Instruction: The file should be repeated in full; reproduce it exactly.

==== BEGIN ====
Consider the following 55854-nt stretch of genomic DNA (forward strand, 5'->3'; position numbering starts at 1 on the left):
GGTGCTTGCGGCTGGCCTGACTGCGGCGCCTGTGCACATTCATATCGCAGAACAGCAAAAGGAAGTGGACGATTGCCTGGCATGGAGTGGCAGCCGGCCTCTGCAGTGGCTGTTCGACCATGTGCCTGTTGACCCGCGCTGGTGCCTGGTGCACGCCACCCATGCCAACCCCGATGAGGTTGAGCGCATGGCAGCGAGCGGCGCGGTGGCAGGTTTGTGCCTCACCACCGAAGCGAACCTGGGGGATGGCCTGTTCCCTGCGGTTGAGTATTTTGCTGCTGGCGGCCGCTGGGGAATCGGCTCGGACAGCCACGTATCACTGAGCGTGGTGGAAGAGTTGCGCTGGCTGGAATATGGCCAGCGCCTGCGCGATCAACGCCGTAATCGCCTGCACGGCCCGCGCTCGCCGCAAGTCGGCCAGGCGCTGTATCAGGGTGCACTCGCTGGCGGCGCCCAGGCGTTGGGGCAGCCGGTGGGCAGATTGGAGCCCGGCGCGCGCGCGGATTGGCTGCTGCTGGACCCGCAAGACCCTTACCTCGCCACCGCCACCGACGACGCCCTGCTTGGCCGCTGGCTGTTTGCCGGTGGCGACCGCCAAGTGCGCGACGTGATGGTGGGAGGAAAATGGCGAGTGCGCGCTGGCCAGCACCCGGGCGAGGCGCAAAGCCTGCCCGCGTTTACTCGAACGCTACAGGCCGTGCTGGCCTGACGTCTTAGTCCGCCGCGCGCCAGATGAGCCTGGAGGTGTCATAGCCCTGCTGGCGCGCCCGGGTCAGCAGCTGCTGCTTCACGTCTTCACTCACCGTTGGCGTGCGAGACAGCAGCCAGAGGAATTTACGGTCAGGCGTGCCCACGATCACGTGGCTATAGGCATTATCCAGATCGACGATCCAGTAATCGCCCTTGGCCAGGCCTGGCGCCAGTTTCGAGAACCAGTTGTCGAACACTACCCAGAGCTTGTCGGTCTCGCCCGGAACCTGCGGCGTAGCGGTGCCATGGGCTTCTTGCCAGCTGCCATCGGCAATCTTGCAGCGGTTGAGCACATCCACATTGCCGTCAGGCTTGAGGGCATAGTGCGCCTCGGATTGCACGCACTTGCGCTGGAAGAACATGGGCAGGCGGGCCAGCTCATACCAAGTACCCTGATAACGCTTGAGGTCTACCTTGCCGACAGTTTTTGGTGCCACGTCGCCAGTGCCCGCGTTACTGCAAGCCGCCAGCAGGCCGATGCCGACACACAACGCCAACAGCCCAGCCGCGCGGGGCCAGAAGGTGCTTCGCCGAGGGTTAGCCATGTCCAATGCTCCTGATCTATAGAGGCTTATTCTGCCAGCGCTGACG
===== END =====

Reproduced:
Consider the following 55854-nt stretch of genomic DNA (forward strand, 5'->3'; position numbering starts at 1 on the left):
GGTGCTTGCGGCTGGCCTGACTGCGGCGCCTGTGCACATTCATATCGCAGAACAGCAAAAGGAAGTGGACGATTGCCTGGCATGGAGTGGCAGCCGGCCTCTGCAGTGGCTGTTCGACCATGTGCCTGTTGACCCGCGCTGGTGCCTGGTGCACGCCACCCATGCCAACCCCGATGAGGTTGAGCGCATGGCAGCGAGCGGCGCGGTGGCAGGTTTGTGCCTCACCACCGAAGCGAACCTGGGGGATGGCCTGTTCCCTGCGGTTGAGTATTTTGCTGCTGGCGGCCGCTGGGGAATCGGCTCGGACAGCCACGTATCACTGAGCGTGGTGGAAGAGTTGCGCTGGCTGGAATATGGCCAGCGCCTGCGCGATCAACGCCGTAATCGCCTGCACGGCCCGCGCTCGCCGCAAGTCGGCCAGGCGCTGTATCAGGGTGCACTCGCTGGCGGCGCCCAGGCGTTGGGGCAGCCGGTGGGCAGATTGGAGCCCGGCGCGCGCGCGGATTGGCTGCTGCTGGACCCGCAAGACCCTTACCTCGCCACCGCCACCGACGACGCCCTGCTTGGCCGCTGGCTGTTTGCCGGTGGCGACCGCCAAGTGCGCGACGTGATGGTGGGAGGAAAATGGCGAGTGCGCGCTGGCCAGCACCCGGGCGAGGCGCAAAGCCTGCCCGCGTTTACTCGAACGCTACAGGCCGTGCTGGCCTGACGTCTTAGTCCGCCGCGCGCCAGATGAGCCTGGAGGTGTCATAGCCCTGCTGGCGCGCCCGGGTCAGCAGCTGCTGCTTCACGTCTTCACTCACCGTTGGCGTGCGAGACAGCAGCCAGAGGAATTTACGGTCAGGCGTGCCCACGATCACGTGGCTATAGGCATTATCCAGATCGACGATCCAGTAATCGCCCTTGGCCAGGCCTGGCGCCAGTTTCGAGAACCAGTTGTCGAACACTACCCAGAGCTTGTCGGTCTCGCCCGGAACCTGCGGCGTAGCGGTGCCATGGGCTTCTTGCCAGCTGCCATCGGCAATCTTGCAGCGGTTGAGCACATCCACATTGCCGTCAGGCTTGAGGGCATAGTGCGCCTCGGATTGCACGCACTTGCGCTGGAAGAACATGGGCAGGCGGGCCAGCTCATACCAAGTACCCTGATAACGCTTGAGGTCTACCTTGCCGACAGTTTTTGGTGCCACGTCGCCAGTGCCCGCGTTACTGCAAGCCGCCAGCAGGCCGATGCCGACACACAACGCCAACAGCCCAGCCGCGCGGGGCCAGAAGGTGCTTCGCCGAGGGTTAGCCATGTCCAATGCTCCTGATCTATAGAGGCTTATTCTGCCAGCGCTGACG